Publications

 

The Role of Identification in the Post-2015 Development Agenda

The Role of Identification in the Post-2015 Development Agenda

7/1/15
Mariana Dahan and Alan Gelb

The post-2015 development agenda is being shaped as we speak. The role of identification and its importance to development outcomes places it within the new Sustainable Development Goals (SDG) agenda — specifically as one of the proposed SDG targets (#16.9), but also as a key enabler of the efficacy of many other SDG targets. Although there is no one model for providing legal identity, this SDG would urge states to ensure that all have free or low-cost access to widely accepted, robust identity credentials.

Finding Cash for Infrastructure in Addis: Blending, Lending, and Guarantees in Finance for Development

Finding Cash for Infrastructure in Addis: Blending, Lending and Guarantees in Finance for Development

6/19/15

The total scale of incremental investment requirements in infrastructure in developing countries has been estimated at around USD 1 trillion a year, with a range of related studies suggesting numbers between $815 billion to $1.3 trillion. While all such numbers are open to considerable debate, and were not designed to measure the cost of delivering the specific SDG infrastructure targets, they suggest the likely scale of the financing challenge for an SDG agenda which includes universal coverage to adequate housing, water, sanitation, modern energy and communications technologies.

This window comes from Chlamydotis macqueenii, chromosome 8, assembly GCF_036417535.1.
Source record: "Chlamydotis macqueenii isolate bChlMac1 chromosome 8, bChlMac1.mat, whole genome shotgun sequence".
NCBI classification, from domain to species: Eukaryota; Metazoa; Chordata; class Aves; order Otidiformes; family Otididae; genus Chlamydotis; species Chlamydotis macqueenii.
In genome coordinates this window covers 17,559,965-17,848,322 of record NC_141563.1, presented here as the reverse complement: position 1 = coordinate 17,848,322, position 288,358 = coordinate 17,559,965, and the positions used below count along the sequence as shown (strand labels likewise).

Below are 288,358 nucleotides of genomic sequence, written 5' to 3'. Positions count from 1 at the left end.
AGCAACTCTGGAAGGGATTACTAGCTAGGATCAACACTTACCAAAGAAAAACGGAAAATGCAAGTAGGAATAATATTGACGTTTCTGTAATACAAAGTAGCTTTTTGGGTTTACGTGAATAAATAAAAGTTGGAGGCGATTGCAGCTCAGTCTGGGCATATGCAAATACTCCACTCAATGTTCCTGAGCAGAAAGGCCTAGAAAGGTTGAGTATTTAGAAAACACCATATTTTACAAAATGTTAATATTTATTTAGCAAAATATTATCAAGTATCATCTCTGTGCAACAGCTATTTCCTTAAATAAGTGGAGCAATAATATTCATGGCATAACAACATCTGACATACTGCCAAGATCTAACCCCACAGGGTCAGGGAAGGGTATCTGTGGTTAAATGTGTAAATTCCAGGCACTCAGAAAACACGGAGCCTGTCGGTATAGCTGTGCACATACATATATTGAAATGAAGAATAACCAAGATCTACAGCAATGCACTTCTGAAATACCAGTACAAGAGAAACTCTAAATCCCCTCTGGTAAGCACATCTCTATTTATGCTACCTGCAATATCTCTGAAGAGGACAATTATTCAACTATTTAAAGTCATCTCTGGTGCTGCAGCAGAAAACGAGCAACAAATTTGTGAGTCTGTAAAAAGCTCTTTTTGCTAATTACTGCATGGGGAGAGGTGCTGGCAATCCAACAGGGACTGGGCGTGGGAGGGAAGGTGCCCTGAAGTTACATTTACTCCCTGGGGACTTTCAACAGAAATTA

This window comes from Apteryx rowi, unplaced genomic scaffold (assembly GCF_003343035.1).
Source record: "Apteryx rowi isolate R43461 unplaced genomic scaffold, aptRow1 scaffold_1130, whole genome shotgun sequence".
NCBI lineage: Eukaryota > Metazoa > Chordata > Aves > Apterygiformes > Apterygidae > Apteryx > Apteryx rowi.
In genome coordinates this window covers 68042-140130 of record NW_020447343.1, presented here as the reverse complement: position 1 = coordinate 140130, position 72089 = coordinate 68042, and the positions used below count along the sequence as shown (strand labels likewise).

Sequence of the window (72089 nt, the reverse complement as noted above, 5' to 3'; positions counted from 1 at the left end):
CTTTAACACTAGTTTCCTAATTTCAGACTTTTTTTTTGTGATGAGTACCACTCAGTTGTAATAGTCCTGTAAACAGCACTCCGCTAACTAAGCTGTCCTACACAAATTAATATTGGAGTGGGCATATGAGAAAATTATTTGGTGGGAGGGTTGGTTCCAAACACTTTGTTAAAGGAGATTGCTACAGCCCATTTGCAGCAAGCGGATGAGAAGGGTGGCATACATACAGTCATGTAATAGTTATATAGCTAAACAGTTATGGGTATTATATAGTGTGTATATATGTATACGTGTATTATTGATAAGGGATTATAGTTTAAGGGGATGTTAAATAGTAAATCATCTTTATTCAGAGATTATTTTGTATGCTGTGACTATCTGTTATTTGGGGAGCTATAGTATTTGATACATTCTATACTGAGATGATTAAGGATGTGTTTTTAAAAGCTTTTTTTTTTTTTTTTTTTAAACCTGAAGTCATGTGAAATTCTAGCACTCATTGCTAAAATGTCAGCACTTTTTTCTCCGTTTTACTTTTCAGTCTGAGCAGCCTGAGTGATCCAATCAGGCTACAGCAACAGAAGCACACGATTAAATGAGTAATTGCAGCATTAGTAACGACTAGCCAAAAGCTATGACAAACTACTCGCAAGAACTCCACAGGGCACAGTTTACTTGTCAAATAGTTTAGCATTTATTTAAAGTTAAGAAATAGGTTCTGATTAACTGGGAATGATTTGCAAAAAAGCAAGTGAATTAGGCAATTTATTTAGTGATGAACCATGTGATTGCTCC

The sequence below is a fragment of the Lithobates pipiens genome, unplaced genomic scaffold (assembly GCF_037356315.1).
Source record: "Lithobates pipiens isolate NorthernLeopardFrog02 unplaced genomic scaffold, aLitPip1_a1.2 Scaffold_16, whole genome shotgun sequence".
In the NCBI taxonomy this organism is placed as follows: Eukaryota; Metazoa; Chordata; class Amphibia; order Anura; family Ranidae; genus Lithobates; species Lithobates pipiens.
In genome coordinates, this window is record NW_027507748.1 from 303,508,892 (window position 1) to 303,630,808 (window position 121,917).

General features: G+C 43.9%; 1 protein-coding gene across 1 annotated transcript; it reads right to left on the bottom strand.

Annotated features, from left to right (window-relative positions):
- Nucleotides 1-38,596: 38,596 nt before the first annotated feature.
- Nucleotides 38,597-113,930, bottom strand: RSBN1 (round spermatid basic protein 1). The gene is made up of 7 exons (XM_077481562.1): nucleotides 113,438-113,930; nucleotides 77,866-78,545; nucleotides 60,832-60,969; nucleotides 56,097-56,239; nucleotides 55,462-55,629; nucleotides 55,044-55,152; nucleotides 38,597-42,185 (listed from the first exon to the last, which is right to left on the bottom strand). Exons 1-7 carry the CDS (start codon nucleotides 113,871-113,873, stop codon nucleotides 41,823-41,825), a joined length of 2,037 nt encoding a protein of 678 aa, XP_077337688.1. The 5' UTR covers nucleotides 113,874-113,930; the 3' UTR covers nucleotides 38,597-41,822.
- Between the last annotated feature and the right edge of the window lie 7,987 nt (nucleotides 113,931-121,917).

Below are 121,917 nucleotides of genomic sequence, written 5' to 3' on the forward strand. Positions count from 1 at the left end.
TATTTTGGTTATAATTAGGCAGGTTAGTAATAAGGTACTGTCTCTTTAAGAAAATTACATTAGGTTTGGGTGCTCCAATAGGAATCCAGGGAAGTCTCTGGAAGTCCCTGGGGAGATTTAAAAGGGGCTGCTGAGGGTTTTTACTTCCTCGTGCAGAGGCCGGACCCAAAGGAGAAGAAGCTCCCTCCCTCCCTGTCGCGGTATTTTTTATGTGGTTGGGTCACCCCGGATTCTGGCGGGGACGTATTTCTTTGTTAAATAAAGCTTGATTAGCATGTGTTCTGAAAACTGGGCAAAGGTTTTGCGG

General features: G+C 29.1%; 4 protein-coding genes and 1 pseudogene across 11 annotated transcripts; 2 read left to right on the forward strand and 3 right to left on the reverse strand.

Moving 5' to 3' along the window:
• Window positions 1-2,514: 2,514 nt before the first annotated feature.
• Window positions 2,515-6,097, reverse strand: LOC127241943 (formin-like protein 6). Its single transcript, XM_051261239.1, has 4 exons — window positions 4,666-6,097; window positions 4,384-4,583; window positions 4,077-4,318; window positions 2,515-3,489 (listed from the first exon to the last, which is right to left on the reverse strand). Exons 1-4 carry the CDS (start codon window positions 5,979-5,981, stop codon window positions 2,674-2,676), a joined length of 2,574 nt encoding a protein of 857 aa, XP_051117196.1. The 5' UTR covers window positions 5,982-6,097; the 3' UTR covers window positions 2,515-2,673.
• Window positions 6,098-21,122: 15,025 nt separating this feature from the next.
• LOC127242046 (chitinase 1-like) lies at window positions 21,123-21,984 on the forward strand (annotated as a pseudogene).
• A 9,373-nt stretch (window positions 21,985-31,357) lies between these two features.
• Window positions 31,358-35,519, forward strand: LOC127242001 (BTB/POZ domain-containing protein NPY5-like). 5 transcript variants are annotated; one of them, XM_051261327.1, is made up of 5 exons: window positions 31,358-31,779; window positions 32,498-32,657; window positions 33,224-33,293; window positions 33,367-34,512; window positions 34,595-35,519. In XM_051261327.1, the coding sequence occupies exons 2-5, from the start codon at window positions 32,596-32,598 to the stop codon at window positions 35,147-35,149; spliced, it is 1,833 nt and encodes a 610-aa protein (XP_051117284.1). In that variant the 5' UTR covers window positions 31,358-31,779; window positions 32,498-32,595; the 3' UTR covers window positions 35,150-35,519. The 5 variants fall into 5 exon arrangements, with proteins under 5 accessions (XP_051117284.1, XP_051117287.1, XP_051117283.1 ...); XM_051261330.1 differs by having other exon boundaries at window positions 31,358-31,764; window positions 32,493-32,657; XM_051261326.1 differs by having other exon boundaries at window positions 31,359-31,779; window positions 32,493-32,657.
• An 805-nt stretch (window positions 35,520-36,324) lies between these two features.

Indonesia's Missing Millions: Erasing Discrimination in Birth Certification in Indonesia

Indonesia’s Missing Millions: Erasing Discrimination in Birth Certification in Indonesia

6/16/15
Cate Sumner

Indonesia’s rate of birth registration is imprecisely measured but is low, especially among the poorer, rural, population. At the same time, the country has developed a system of population registration with wide, if not universal, coverage. In addition, under current regulations that link legal recognition of paternity to the existence of a legal marriage, many children can only receive a birth certificate with the name of the mother. Such a credential is widely seen as less than desirable, creating a situation where children are discriminated against on the basis of the marital status of their parents.